James Crowe
Faculty Member
Last active: 3/31/2019

The role of human metapneumovirus in upper respiratory tract infections in children: a 20-year experience.

Williams JV, Wang CK, Yang CF, Tollefson SJ, House FS, Heck JM, Chu M, Brown JB, Lintao LD, Quinto JD, Chu D, Spaete RR, Edwards KM, Wright PF, Crowe JE
J Infect Dis. 2006 193 (3): 387-95

PMID: 16388486 · PMCID: PMC1586246 · DOI:10.1086/499274

BACKGROUND - The role that human metapneumovirus (hMPV) plays in the etiology of upper respiratory tract infections (URIs) in children over a period of many years has not been evaluated previously.

METHODS - By use of real-time reverse-transcriptase polymerase chain reaction, we retrospectively tested nasal wash (NW) specimens for hMPV that had been obtained from a cohort of 1532 infants and children with URIs who were prospectively followed for an average of 2.4 years during the period from 1982 to 2001. Virus genes were sequenced, and prospectively collected clinical data were analyzed.

RESULTS - There were 2710 visits for URIs for which routine cultures did not reveal a viral etiology. Archival NW specimens from 2384 of these visits were available. hMPV RNA was detected in 118 (5%) of 2384 specimens. The mean age of the children with hMPV infection was 20 months, and 78% of illnesses occurred from December through May. Acute otitis media (AOM) was detected in 50% of these children. hMPV circulated each year, but the numbers of isolates detected varied by year. Reinfections with both homologous and heterologous strains occurred. Four distinct genetic lineages were present over the 20 years of surveillance, with several different lineages circulating during some seasons.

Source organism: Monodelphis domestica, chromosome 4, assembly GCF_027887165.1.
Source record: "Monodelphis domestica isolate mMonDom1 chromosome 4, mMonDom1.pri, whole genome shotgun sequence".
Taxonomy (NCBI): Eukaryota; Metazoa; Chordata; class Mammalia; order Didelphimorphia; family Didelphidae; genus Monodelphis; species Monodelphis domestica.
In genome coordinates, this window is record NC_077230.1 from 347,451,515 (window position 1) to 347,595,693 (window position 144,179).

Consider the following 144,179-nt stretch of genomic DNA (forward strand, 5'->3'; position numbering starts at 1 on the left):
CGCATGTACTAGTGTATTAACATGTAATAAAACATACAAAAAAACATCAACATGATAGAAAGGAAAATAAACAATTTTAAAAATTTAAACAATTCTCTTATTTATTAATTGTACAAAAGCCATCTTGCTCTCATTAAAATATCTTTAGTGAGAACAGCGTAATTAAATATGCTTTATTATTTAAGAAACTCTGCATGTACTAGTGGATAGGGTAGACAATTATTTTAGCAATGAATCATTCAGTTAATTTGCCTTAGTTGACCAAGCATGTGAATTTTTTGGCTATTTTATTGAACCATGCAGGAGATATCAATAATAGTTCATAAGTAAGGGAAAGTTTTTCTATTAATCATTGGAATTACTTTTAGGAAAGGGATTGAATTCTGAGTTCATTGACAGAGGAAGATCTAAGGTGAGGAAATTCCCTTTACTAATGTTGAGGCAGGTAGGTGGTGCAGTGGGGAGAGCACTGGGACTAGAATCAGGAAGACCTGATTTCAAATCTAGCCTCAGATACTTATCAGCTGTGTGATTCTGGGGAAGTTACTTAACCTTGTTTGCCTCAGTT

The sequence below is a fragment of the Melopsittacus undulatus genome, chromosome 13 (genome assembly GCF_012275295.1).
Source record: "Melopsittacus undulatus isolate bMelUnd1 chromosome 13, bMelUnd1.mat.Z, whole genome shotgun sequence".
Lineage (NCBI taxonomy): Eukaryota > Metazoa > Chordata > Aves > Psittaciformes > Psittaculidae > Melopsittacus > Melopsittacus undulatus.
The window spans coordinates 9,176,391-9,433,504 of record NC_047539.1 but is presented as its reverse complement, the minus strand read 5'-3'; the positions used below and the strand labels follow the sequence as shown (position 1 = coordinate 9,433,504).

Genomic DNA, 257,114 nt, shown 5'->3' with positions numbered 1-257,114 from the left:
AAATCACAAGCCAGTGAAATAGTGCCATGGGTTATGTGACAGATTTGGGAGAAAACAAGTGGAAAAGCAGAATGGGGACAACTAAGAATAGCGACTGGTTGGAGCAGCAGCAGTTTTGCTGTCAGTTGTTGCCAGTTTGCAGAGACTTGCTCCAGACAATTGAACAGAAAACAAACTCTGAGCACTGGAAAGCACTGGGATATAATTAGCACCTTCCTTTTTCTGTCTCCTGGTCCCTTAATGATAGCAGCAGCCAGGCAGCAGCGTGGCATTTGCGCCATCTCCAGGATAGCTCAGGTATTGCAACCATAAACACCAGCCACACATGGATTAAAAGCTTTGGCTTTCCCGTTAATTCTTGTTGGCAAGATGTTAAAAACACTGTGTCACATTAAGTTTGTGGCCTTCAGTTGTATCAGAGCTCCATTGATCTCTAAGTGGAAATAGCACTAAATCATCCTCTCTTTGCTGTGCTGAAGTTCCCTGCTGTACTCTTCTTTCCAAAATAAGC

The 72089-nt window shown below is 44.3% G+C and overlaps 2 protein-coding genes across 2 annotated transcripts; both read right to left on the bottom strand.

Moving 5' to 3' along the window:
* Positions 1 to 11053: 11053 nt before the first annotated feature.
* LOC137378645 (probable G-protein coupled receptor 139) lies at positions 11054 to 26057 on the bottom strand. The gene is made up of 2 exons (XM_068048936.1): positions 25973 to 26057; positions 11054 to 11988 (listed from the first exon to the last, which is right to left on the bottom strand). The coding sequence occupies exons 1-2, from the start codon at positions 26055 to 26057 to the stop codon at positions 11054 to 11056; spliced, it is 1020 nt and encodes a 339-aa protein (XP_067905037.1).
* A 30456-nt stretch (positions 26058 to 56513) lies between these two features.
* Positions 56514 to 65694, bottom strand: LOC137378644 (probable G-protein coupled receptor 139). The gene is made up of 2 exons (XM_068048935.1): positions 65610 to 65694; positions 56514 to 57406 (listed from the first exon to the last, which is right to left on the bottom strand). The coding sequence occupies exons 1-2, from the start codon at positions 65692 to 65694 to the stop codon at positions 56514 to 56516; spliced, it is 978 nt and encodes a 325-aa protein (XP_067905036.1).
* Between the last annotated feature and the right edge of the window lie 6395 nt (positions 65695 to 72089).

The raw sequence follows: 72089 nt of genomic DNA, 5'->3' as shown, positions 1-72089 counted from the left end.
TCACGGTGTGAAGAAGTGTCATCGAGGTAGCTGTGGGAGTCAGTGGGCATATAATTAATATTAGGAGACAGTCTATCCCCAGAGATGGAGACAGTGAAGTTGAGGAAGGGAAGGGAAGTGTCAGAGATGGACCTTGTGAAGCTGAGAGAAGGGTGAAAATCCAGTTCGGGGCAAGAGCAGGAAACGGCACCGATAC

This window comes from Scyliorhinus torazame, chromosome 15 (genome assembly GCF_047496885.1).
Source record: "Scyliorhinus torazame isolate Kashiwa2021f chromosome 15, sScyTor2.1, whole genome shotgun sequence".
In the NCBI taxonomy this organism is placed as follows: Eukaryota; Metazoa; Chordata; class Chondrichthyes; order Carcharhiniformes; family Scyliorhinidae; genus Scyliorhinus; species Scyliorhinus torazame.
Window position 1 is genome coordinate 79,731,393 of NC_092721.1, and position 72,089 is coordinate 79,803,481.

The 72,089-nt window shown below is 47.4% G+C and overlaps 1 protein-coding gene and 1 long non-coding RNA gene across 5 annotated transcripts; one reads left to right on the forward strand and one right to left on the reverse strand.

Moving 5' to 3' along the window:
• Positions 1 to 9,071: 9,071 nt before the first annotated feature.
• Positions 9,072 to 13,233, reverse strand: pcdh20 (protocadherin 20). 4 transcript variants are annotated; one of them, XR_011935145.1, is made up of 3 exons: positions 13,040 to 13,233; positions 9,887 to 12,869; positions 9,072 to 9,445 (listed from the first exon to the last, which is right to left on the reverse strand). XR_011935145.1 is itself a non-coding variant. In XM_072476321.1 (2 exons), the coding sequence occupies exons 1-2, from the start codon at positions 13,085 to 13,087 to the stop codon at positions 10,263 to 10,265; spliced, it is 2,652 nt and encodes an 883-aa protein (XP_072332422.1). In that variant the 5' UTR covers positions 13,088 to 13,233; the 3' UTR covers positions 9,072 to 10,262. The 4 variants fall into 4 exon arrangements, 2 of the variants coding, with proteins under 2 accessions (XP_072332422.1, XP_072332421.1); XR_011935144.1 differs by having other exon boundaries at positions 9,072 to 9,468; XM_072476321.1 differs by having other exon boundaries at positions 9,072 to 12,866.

CONCLUSIONS - hMPV was detected in a substantial number of children with URIs and concomitant AOM.

MeSH Terms (14)

Child, Preschool Female Humans Infant Longitudinal Studies Male Metapneumovirus Paramyxoviridae Infections Population Surveillance Prospective Studies Respiratory Tract Infections Reverse Transcriptase Polymerase Chain Reaction RNA, Viral Seasons

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